Our country is hurting and communities are mourning from so much loss. I hear the anger, pain, and fear. I hear the call for decisive action to be anti-racist. I also hear the call to innovate our business models to center equity and the needs of marginalized groups.
This requires me to step out of my comfort zone; to be courageous and rethink how I work in support of justice. As one of my mentors once told me, “Nettie, don’t tell yourself that there is no fear, feel the fear, and take action.” As a white, female leader, I will have the courage to meet this call, to not only stand in solidarity with my BIPOC* leaders, but to take action within my organization.
Courage is one of the four Domains of Thriving (DOT) we have identified as essential ingredients or “magic” in creating lasting impacts on an Outward Bound course that I have previously written about here. At Outward Bound, we define Courage as catalyzing strengths in order to take on challenges and risks.
Our programs are designed to cultivate students’ innate power, perseverance, determination, and assertiveness as they navigate their fear. Courage looks different for each participant based on their lived experience and the opportunities to lean into fear are everywhere. Being courageous may be carrying a heavy backpack, sleeping outdoors under a tarp, or not having access to a shower. For others, it may be facing a fear of heights, cooking a meal together, or even living with a group of strangers for multiple days. Each day brings a new opportunity to push one’s limits by traveling through unfamiliar terrain while leading your crew, confronting a crewmate with new conflict resolution skills your instructors taught you or asking your crew for support when you feel nervous scaling a rock climbing route. It is these moments and lessons that reinforce resilience and determination in our students. It is these moments that build courage.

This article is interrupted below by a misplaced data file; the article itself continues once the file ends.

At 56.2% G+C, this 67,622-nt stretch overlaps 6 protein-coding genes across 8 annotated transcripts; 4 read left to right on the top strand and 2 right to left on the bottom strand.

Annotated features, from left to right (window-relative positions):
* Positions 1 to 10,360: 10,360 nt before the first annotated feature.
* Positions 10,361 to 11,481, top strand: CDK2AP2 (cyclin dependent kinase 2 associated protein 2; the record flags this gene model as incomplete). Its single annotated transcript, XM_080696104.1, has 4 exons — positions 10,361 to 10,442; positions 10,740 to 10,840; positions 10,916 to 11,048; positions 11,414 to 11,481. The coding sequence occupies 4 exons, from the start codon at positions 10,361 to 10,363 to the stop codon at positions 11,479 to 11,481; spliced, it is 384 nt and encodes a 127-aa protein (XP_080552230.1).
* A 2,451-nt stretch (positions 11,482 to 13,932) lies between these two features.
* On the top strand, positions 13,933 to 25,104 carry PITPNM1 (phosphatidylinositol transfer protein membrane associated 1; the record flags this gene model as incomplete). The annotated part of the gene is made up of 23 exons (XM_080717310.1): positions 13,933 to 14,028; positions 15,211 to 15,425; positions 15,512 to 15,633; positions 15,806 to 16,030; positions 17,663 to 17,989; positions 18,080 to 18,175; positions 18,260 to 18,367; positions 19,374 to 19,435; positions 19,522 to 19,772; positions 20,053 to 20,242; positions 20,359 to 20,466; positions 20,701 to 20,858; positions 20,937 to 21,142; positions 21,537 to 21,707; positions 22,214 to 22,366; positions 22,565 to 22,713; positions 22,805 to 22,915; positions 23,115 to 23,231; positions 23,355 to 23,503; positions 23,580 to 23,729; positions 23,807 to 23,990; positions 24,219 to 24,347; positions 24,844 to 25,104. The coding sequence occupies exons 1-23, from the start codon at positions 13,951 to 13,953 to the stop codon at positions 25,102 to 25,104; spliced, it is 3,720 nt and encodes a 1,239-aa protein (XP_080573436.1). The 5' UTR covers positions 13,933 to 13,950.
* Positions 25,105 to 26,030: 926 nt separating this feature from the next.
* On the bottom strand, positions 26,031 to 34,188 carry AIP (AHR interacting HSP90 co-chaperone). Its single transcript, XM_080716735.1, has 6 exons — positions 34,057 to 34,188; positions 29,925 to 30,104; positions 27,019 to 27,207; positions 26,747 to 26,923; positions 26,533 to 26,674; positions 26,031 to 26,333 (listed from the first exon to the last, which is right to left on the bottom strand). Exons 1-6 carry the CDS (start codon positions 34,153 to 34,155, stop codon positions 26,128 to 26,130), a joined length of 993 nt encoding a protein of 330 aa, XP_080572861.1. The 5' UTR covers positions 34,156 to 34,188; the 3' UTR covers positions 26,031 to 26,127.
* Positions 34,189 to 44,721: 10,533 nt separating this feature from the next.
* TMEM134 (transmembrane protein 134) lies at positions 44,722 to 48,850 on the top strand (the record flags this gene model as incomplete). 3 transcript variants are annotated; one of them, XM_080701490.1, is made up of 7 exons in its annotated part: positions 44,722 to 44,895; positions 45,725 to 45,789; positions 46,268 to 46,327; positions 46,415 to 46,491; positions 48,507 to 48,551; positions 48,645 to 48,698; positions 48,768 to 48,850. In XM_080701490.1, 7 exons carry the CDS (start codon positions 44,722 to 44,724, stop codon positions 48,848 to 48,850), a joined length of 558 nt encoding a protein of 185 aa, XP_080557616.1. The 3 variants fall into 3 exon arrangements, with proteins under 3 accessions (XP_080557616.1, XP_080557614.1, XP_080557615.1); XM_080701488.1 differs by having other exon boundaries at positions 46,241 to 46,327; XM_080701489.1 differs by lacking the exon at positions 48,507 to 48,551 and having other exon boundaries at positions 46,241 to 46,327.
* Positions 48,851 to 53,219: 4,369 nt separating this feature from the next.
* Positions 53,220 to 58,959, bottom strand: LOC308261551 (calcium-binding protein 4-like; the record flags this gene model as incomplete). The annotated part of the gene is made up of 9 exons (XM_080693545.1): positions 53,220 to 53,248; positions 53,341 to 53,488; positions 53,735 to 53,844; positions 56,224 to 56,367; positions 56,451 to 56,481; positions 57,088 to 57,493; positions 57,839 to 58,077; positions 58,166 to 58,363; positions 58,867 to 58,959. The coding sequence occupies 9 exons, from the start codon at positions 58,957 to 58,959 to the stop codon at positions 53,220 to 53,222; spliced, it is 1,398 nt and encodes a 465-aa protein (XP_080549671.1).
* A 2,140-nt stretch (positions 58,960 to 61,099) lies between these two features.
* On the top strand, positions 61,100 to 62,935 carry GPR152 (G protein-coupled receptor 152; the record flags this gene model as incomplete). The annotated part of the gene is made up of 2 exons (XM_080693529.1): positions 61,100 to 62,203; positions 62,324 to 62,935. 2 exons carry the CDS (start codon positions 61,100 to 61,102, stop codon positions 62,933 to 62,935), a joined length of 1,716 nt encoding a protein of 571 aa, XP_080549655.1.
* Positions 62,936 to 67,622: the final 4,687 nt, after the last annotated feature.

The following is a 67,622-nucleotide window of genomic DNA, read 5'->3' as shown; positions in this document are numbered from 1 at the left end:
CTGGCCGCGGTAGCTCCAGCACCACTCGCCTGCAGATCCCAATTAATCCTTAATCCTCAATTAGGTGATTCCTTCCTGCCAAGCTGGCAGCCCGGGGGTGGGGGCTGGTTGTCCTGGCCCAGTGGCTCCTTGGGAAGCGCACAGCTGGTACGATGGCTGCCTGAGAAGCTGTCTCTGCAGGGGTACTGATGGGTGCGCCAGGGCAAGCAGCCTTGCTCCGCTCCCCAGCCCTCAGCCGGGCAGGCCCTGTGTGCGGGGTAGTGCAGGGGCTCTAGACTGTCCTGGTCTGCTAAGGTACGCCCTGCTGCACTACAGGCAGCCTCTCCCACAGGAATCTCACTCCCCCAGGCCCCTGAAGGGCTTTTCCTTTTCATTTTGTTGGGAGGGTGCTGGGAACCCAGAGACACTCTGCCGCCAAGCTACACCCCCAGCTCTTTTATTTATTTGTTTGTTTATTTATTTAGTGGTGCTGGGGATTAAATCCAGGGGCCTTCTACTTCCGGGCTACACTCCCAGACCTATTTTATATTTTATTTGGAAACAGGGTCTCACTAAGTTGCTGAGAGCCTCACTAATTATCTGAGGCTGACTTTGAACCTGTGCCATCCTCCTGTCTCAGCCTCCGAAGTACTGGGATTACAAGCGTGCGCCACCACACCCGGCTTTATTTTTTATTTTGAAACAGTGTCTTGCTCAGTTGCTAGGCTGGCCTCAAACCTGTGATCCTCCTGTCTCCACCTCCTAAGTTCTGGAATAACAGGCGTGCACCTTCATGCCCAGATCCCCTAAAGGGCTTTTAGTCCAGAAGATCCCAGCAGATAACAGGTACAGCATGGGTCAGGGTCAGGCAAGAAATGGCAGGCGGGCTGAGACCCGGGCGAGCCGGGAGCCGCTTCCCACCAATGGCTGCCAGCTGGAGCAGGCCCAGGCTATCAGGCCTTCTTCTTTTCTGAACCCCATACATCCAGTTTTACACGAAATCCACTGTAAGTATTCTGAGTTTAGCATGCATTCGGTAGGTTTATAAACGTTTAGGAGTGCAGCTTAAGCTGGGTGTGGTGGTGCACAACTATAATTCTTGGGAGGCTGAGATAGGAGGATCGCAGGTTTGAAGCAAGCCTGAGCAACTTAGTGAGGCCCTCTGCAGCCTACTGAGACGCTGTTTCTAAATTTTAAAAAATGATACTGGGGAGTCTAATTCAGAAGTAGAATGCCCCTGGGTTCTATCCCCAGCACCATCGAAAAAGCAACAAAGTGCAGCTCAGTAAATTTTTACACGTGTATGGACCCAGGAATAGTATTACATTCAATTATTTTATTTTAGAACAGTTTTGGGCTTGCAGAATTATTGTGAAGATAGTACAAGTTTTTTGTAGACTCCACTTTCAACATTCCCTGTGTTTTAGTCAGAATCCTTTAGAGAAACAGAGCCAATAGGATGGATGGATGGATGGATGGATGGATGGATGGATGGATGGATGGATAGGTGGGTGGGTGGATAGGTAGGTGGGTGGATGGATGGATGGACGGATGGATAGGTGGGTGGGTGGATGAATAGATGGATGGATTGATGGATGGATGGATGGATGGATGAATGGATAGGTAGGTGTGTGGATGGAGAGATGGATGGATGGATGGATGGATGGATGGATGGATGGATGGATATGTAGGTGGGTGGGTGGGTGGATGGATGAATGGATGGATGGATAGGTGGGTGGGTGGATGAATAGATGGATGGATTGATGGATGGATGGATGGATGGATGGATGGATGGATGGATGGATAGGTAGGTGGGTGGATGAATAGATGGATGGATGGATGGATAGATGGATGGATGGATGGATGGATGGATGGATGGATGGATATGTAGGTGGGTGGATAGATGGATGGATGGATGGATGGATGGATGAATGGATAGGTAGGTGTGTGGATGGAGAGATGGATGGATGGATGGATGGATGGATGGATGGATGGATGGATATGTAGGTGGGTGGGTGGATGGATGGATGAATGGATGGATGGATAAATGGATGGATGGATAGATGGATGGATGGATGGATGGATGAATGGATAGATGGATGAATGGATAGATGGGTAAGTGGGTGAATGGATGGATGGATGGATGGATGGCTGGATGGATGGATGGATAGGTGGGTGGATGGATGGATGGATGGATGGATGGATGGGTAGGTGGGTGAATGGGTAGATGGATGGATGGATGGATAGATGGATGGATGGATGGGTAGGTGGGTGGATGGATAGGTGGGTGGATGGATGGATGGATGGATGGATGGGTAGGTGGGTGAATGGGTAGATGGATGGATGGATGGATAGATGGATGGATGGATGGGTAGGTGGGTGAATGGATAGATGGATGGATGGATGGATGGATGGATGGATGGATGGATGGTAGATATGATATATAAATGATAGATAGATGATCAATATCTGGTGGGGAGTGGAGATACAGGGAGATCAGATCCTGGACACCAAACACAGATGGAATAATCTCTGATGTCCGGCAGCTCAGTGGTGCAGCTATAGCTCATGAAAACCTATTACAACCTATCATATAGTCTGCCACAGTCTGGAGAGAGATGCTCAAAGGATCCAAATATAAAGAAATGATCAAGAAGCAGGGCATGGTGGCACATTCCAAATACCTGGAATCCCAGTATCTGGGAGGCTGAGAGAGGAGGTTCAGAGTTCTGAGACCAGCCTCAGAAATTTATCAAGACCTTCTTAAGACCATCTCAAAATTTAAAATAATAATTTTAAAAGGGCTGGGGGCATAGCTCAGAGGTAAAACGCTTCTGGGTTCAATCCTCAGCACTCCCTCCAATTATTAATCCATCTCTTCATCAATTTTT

This sense of courage and perseverance is so powerful in moments of deep change as we are experiencing right now. Sometimes the most courageous act is taking one step forward even though the path might not be entirely clear. And sometimes courage manifests in stepping back, TRUSTING others and following their lead.
I see this moment in time as a pivotal period to step forward boldly and courageously as a leader in the outdoor industry, and more importantly, a necessary moment to move aside to give space to the powerful voices of my staff and students of color.
There is work to be done in our local communities and across our country. Outward Bound California is striving to be courageous in its actions and to stand in solidarity with leaders of the movement for racial justice. As Executive Director, it is my responsibility and commitment to use my power and privilege courageously and intentionally.
Courageous Actions I am taking:
- Ask myself: What is the bold and courageous action for me to take as a leader?
- Do the hard work first. Read, listen, research, learn deep (resources below).
- Listen to BIPOC* staff. Don’t expect POC** to provide me with solutions. Be courageous when hearing critical feedback.
- Amplify the voices of BIPOC* in leadership and decision making.
- Be willing to face into conflict and challenge white friends, family members and colleagues, to support anti-racist efforts.
- Be courageous in how I give money or time and what organizations I support.
- Add and evolve my list of actions and never stop being courageous
I invite you to join me in being courageous however that looks to you. Please feel free to drop me a story of courage, or quote that motivates you over email at [email protected]. Stay in touch! Let’s do this work together.
A few resources:
- The Unbearable Whiteness of Hiking and How to Solve It by Lornett Vestal
- It’s Not All About Climbing Rocks: Reorienting Outdoor Educators Toward Social Justice by Sarah Clement
- Racial Complexities of Outdoor Spaces: An Analysis of African American’s Lived Experiences in Outdoor Recreation by Mathew Goddard
*Black, Indigenous, Person/People of Color
**Person/People of Color